1910).Industrial Revolution.EVOLUTION OF MANAGEMENT As Peter Drucker refers to it. The things happening around the firm when totally disconnected from the past leads to a paradigm shift. 12 . A paradigm is a dominant belief about how the business and its environment operates. – Mass Production Organization Size – Complicated Processes – Complex Structures Evolving of an emerging paradigm – survival of the fittest (Fayol & Taylor. a radical change in the business environment brings about discontinuity. The first major discontinuity in the history of global business environment was the .
– Global market place. 1960). push to pull).e. From uniform performance. – Changes in the technology fore-front. The question of outperforming the benchmark became the new buzzword. 13 . Survival of the most adaptable becomes a new management paradigm (Ansoff. – Affluence of the new customer (i. Efficiency and effectiveness are no longer sufficient. performance across firms became differentiated.EVOLUTION OF STRATEGIC MANAGEMENT The second major discontinuity in the history of global economic environment – World War II. – Homogeneous to heterogeneous products.
ENVIRONMENTAL CHANGE Phase IV: Horizon of Scenarios 2 1 Phase I: Extrapolation of the past 1 3 1990 onwards 1 2 1 3 1A 1B 2A Prior to 1950 Phase II: Discrete Scenarios Phase III: Range of Scenarios 1970 to 1990 2 2B 1950 to 1970 14 .
– Biases and prejudices has a very little role to play in strategic choices pursued by managers. Learning always begin on a clean sheet of paper.APPROACHES TO STRATEGY Analytical Approach – Igor H. – The choice of product-market mix is based on conscious evaluation of risk – return factors. – The choice of strategy is primarily concerned with external ones rather than internal ones. – It is primarily the top management’s prerogative. Ansoff (1960) – Strategy can be segregated into certain mutually exclusive and inter-related components aimed at managing the growth of an organization. 15 .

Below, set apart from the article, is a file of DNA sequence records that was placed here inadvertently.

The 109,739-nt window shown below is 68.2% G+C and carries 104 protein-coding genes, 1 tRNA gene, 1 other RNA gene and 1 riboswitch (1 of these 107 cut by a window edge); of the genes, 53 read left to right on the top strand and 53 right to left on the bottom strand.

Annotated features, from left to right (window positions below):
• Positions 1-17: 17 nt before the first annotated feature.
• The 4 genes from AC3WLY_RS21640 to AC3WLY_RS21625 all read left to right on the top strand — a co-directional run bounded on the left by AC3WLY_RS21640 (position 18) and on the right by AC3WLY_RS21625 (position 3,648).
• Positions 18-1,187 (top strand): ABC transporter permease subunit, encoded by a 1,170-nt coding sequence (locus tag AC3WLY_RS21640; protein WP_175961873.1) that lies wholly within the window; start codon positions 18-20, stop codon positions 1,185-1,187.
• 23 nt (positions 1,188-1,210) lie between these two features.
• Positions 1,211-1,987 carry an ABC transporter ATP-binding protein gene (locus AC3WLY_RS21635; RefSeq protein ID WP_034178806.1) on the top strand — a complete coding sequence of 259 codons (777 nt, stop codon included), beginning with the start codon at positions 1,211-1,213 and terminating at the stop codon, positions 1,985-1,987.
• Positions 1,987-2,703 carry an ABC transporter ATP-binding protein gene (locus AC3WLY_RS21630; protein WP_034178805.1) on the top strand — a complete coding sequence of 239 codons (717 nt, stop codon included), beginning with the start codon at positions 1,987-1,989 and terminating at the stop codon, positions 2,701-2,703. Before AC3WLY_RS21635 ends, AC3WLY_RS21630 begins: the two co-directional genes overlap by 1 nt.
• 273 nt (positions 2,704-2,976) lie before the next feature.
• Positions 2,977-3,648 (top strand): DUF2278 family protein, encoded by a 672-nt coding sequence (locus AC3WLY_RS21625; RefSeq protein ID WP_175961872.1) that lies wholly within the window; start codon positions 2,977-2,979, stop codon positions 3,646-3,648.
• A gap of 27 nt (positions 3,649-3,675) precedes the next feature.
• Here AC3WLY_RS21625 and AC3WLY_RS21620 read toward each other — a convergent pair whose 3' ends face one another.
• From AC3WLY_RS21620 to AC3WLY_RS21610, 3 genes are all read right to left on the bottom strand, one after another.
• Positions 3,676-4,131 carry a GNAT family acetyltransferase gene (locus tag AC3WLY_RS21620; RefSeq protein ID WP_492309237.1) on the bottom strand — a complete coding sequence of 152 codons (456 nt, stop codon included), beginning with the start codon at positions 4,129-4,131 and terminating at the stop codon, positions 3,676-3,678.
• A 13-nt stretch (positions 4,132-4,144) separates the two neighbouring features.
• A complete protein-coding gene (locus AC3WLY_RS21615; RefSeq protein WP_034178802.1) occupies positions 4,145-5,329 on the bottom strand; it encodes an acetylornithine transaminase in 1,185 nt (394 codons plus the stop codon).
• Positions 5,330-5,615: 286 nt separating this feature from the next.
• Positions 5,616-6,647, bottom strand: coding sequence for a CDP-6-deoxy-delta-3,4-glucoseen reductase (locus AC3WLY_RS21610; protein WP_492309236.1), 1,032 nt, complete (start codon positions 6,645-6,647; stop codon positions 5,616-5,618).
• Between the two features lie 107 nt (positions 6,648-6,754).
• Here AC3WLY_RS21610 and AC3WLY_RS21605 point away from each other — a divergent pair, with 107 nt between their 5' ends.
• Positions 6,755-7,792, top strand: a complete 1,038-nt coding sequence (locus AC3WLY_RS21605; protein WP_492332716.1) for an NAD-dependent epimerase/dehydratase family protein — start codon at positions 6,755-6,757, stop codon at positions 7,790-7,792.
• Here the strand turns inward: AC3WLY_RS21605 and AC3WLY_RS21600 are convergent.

– Management control systems has a dominating role in influencing firm performance. The organization initially decides which industry to enter.APPROACHES TO STRATEGY Design Approach – Alfred Chandler (1970) – Structure follows strategy. Successful organizations align authority and responsibility of various departments in way to reach overall objectives. Once the control systems are in place. who will be the top managers. – The top managers then decide on the type of organization structure & systems to be in place. how it will compete. 16 . everything else follows. – Organization structure will precede and cause changes in strategy.
APPROACHES TO STRATEGY Positioning Approach – Michael E. substitutes. – The environmental forces comprises of – supplier. new entrant. 17 . Porter (1980) – Choose a consumer segment and position your product accordingly. – An organization is seldom in a position to influence the larger business environment. – The organization will outperform the industry where environmental forces are weak and vice-versa. competitors. customer. – A firms performance is inversely related with the bargaining power of environmental forces to which it is exposed.
They are complex resources and undermines a firms competitive advantage. but exploiting the resource differences among them. 18 . – Organizations can significantly alter the way an industry functions. K. – It enables a firm to deliver unimaginable value ahead of time. – Core competencies are a set of skills that are unique and can be leveraged.APPROACHES TO STRATEGY Core Competence – C. Prahalad (1990) – The key to superior performance is not doing the same as other organizations. locating in most attractive industries and pursuing the same strategy.
STRATEGIC MANAGEMENT PROCESS Strategic Intent Strategic Planning Strategic Gap – Environmental Scanning – Internal Appraisal of the Firm Strategy Formulation – Corporate Strategy – Business Strategy Strategic Choices – Functional Strategy Strategy Implementation Strategy Performance Strategy Evaluation & Control 19 .
TOP MANAGEMENT PERSPECTIVE 20 .
A gap that consciously manages between stagnation and atrophy. 21 . It is the cornerstone of an organizations strategic architecture reflecting its desired future state or its aspirations. It involves an obsession to be the best or outperform the best. A strategic intent is a statement of purpose of existence. A substantial gap between its resources and aspirations.STRATEGIC INTENT If you cannot see the future. you cannot reach there. It provides a sense of direction and destiny. It implies a significant stretch. It’s a philosophy that distinguishes it from its competitors.